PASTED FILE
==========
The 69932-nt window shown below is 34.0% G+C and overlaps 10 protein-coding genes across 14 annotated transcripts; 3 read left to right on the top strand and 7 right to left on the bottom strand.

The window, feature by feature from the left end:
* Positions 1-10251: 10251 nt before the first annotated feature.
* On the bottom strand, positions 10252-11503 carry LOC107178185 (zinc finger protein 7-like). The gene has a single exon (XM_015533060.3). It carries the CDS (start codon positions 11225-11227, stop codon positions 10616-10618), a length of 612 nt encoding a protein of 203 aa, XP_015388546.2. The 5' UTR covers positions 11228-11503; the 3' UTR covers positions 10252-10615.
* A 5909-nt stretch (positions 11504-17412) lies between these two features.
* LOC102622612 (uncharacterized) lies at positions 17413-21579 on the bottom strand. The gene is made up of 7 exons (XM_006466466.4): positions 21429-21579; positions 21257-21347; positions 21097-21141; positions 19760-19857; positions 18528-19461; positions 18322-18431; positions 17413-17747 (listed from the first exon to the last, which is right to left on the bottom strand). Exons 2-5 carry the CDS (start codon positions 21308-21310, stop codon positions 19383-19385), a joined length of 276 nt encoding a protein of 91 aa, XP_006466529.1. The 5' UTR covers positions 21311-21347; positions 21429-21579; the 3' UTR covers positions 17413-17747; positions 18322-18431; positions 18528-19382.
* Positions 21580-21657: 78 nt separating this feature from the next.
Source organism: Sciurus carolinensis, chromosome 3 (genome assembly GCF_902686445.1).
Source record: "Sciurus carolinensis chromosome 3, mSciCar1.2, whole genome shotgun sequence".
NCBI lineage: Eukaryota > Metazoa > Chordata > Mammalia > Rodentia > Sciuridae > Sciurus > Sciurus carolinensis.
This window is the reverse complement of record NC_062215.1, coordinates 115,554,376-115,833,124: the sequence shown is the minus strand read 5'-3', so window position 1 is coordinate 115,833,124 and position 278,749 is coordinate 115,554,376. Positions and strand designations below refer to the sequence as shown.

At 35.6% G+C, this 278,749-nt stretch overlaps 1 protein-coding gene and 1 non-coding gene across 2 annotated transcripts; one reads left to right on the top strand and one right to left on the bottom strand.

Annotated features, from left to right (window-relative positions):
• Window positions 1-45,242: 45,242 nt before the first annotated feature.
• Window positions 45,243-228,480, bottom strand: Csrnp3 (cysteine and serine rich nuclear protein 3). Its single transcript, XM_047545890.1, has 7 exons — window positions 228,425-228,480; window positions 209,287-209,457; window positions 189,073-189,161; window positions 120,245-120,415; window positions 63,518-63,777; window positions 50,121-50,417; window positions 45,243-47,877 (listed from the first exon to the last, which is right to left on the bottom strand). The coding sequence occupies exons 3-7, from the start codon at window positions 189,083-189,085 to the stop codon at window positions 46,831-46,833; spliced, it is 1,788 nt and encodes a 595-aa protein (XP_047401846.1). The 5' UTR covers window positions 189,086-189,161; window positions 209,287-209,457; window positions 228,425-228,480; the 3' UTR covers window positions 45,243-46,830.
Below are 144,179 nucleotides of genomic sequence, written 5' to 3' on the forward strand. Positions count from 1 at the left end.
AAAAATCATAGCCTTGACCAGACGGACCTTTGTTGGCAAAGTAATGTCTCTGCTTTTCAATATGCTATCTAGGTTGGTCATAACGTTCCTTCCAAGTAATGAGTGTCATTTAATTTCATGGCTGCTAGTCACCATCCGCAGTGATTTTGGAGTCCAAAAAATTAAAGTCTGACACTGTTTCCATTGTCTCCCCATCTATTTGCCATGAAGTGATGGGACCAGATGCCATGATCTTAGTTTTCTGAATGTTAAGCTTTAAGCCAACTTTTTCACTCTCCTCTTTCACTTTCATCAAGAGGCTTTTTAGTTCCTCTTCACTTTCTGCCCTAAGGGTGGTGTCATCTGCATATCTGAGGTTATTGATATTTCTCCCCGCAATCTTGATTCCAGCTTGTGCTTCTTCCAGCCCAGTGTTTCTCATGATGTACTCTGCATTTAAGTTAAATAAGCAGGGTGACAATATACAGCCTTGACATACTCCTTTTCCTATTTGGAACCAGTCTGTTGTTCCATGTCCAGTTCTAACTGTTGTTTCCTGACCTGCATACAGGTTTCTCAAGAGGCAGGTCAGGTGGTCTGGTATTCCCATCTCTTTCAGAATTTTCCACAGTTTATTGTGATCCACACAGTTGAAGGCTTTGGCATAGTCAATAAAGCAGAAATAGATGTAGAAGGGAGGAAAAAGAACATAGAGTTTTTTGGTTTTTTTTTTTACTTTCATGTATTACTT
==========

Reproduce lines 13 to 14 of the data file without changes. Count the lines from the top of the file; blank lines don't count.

Annotated features, from left to right (window-relative positions):
• Window positions 1-45,242: 45,242 nt before the first annotated feature.